Big Cable says broadband investment is flourishing, but their own data says it's falling

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[Commentary] The broadband industry does not like the idea of government regulations that would make it less profitable. In search of a more persuasive argument than that, Tom Downey, a lobbyist for the National Cable Telecommunications Association, is circulating a letter to members of congress arguing that "in the years that broadband service has been subjected to relatively little regulation, investment and deployment have flourished and broadband competition has increased, all to the benefit of consumers and the American economy." So is broadband investment flourishing? Not according to the NCTA's own data which shows investment booming in the years before the Great Recession and declining more recently. They looked at cumulative gross investment so that literally any possible state of the world will show an upward slope. Even if all the broadband industry did was repair lines that were downed in storms, cumulative investment would go up over time. But they threw in a bonus trick of using four-year periods (1996, 2000, 2004, 2008) and then switching to a five-year period for the last one.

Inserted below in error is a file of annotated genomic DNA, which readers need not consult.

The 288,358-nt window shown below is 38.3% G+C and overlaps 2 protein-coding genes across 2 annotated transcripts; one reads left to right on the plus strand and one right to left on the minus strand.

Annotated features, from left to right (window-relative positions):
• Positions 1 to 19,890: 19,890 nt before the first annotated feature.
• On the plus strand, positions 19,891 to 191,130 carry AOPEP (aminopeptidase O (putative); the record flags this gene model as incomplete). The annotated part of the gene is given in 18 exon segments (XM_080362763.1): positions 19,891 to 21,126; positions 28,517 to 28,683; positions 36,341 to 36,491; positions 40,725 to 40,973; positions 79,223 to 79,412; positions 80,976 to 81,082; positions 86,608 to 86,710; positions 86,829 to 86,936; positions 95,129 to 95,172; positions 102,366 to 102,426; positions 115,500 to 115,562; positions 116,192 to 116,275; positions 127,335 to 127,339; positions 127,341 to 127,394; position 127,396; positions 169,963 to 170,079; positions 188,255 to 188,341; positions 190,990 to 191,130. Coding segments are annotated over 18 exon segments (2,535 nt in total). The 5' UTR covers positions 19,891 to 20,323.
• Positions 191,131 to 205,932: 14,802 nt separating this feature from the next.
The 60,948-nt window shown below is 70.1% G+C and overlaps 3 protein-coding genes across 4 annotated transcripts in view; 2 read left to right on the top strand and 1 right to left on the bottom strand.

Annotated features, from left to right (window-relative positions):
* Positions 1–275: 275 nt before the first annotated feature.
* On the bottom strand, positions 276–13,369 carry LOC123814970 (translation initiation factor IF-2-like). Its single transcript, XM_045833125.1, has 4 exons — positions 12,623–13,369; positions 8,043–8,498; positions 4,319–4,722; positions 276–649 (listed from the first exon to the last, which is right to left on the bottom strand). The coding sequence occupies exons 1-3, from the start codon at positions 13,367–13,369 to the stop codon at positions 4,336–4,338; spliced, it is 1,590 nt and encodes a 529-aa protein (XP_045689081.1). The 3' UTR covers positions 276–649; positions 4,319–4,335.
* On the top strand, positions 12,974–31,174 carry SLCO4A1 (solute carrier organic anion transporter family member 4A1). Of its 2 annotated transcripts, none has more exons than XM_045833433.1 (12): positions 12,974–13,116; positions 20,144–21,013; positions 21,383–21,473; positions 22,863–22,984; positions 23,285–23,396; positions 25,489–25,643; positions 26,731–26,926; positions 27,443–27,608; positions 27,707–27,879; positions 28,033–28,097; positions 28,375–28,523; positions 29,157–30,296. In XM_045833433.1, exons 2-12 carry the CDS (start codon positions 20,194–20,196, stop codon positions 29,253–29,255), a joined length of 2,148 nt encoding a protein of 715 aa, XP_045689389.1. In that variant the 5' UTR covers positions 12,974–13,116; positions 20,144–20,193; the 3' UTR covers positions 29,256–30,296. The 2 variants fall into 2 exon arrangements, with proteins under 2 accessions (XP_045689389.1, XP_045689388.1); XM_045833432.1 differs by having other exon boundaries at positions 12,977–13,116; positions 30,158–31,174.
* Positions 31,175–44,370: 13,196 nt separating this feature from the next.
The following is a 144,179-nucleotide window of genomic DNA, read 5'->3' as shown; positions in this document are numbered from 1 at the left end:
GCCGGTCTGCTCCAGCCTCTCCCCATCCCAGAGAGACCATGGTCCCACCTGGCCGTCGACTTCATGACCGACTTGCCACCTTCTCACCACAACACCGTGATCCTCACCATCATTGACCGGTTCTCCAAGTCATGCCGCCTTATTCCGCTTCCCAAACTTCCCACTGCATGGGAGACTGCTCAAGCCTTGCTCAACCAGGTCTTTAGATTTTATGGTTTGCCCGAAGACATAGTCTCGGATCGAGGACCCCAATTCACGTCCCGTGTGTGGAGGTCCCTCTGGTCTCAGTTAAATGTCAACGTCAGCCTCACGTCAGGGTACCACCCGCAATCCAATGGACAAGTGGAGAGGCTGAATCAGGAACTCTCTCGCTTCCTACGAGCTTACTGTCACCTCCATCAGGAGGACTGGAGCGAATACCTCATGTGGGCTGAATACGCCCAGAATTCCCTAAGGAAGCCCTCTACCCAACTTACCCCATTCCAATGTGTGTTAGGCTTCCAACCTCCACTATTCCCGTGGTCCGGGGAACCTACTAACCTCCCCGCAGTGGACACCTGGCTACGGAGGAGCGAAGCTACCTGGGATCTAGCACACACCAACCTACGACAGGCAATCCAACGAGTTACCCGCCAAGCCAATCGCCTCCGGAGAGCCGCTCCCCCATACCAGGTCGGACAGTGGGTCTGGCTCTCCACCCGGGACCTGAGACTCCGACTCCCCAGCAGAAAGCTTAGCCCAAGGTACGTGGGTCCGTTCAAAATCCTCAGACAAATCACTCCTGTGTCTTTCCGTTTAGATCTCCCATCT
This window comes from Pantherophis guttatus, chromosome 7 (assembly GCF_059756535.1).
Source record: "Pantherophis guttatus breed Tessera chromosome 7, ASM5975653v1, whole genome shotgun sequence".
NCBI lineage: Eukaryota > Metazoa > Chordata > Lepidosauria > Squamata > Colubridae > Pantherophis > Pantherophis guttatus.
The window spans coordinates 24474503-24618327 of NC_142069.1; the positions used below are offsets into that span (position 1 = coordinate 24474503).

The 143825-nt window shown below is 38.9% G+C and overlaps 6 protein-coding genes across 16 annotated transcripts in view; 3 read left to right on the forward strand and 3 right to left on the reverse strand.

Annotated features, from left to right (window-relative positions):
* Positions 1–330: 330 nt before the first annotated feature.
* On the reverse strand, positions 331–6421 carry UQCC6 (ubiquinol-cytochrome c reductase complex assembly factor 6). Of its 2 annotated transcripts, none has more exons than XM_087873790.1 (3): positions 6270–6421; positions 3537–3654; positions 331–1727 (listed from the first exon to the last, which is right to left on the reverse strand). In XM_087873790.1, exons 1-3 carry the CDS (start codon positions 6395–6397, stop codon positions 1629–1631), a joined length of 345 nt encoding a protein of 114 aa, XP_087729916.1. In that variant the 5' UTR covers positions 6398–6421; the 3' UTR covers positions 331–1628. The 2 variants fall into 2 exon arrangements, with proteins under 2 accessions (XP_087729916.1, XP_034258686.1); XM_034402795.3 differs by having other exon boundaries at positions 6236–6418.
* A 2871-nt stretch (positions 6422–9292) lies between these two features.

Big Cable says broadband investment is flourishing, but their own data says it's falling